Right now, I feel there is too much emphasis on the potential shortcomings of the iPhone. This is only the first version and it is pretty remarkable already. Just wait until the 2nd version(s) comes out.

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  16. How can the iPhone have a questionable battery life when no one has ever used one? Does anyone even know the power consumption rate of the chip the OS runs on? Does anyone know which chip the iPhone uses? Or for that matter the Battery specs?

    One can make some assumptions. We know about what a wifi chipset draws, we know what a BT chipset draws, we know what cellular radios draw. Most significantly we know what a 3.5 inch backlit screen draws.


    As far as sales go, 100 million iPods have been purchased so far. Every one of those happy iPod customers probably want the best iPod ever made, AKA, the iPhone. It is a wide screened, video iPod as well, among other things.

    100 million iPods sold does not mean there are 100 million iPod owners out there.

    I’ve owned 5 of them. Very few people I know who own one, have owned only one. I’d be surprised if the installed base is more than 50 million.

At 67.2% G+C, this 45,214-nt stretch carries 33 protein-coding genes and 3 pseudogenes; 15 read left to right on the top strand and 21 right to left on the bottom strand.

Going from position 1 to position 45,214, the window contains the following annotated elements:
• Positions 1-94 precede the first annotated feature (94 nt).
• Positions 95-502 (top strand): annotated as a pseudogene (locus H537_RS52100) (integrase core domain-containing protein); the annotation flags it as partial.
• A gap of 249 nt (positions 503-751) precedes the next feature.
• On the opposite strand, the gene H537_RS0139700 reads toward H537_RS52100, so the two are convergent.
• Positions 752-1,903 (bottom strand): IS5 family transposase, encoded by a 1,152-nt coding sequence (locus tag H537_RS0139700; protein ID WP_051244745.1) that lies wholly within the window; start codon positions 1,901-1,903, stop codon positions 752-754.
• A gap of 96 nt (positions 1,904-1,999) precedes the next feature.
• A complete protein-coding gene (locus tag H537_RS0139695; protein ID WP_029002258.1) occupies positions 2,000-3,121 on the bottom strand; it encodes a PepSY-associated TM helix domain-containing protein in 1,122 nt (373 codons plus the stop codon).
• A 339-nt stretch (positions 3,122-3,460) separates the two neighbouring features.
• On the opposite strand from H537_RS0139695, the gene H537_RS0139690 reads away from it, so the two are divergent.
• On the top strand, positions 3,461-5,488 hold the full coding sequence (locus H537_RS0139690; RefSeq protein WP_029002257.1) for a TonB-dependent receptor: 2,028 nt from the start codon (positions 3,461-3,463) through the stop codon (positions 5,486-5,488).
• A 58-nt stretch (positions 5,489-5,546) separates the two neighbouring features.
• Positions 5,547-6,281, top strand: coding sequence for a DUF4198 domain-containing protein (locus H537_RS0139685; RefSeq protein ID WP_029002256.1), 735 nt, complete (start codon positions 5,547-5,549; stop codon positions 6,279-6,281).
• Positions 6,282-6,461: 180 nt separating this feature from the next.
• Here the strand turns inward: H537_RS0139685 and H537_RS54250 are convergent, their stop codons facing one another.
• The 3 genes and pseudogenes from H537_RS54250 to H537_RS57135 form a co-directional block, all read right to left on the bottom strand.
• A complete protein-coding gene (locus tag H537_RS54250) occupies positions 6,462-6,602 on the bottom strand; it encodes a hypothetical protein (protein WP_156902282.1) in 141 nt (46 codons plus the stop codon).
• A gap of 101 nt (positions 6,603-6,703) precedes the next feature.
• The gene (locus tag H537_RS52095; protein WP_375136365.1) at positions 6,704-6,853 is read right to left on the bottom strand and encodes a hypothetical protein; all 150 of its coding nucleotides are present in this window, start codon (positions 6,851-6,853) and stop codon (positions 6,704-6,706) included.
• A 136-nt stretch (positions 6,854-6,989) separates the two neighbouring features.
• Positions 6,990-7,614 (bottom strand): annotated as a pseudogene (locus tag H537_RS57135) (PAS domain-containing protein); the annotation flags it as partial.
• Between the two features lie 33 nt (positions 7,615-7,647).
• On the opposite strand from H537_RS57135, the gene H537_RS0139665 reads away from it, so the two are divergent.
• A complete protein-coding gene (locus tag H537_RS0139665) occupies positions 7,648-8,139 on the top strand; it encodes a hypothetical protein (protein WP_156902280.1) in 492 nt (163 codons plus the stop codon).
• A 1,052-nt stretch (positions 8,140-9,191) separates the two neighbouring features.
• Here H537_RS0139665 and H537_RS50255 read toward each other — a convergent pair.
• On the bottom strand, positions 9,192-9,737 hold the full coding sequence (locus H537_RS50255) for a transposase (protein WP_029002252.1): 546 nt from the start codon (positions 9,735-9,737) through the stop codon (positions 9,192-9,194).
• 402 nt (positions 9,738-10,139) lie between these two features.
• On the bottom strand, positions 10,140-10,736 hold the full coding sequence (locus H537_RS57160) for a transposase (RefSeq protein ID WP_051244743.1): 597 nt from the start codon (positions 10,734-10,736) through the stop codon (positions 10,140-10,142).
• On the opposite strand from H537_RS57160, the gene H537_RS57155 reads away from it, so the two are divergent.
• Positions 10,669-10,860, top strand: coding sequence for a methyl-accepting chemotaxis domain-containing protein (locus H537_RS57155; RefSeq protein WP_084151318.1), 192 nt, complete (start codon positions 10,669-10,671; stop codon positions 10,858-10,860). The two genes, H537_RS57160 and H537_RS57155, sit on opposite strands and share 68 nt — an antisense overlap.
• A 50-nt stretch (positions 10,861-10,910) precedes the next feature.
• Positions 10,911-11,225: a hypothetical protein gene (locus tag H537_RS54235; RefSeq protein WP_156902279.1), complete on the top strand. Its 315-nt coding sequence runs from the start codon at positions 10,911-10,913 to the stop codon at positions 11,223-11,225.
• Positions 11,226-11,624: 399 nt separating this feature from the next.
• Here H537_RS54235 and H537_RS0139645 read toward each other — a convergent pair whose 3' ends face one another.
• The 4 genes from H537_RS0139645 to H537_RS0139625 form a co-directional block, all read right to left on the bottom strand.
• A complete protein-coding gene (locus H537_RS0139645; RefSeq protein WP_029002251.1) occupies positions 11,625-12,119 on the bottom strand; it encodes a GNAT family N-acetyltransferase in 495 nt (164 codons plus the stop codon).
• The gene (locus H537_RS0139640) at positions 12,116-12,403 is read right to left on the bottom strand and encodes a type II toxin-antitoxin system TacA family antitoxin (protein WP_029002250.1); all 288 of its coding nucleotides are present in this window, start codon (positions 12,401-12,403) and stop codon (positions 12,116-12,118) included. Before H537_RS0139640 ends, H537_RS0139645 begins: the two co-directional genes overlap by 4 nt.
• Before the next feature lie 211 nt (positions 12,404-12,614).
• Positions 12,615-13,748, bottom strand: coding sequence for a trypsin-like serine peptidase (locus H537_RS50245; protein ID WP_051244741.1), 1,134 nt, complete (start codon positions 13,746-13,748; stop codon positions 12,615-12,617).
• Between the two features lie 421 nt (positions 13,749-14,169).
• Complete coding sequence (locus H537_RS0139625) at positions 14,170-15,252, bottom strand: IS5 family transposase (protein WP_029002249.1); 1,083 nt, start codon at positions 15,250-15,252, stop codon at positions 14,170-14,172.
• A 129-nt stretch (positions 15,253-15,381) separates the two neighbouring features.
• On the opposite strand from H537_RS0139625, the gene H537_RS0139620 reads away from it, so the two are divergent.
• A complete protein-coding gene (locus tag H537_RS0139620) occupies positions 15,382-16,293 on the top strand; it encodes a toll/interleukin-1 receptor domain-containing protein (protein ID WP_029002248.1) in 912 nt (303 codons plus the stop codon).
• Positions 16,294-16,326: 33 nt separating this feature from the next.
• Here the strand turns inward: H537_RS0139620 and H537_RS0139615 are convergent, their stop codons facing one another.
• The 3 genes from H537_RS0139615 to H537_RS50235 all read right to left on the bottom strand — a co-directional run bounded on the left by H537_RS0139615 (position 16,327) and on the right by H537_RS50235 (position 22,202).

How many of the 100 million iPods sold were $79 shuffles? $79 shuffle buyers seem unlikely to pony up $500.


    I think that if Apple dropped the cell phone part and sold the unit as an iPod with all other features intact ,at the same price as the iPhone, they could still reach that 10 million target by the end of 2008.

    I almost never see anyone using the video side of a video iPod.

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  17. There is a lots to read on the iPhone. Sramana Mitra has written a series of articles on the iPhone and its impact on other players in the same ecosystem. She covers She has covered Motorola, Nvidia, Palm and Broadcom, Intel , Nokia, Samsung and Texas Instruments.Read iPhone and the Future.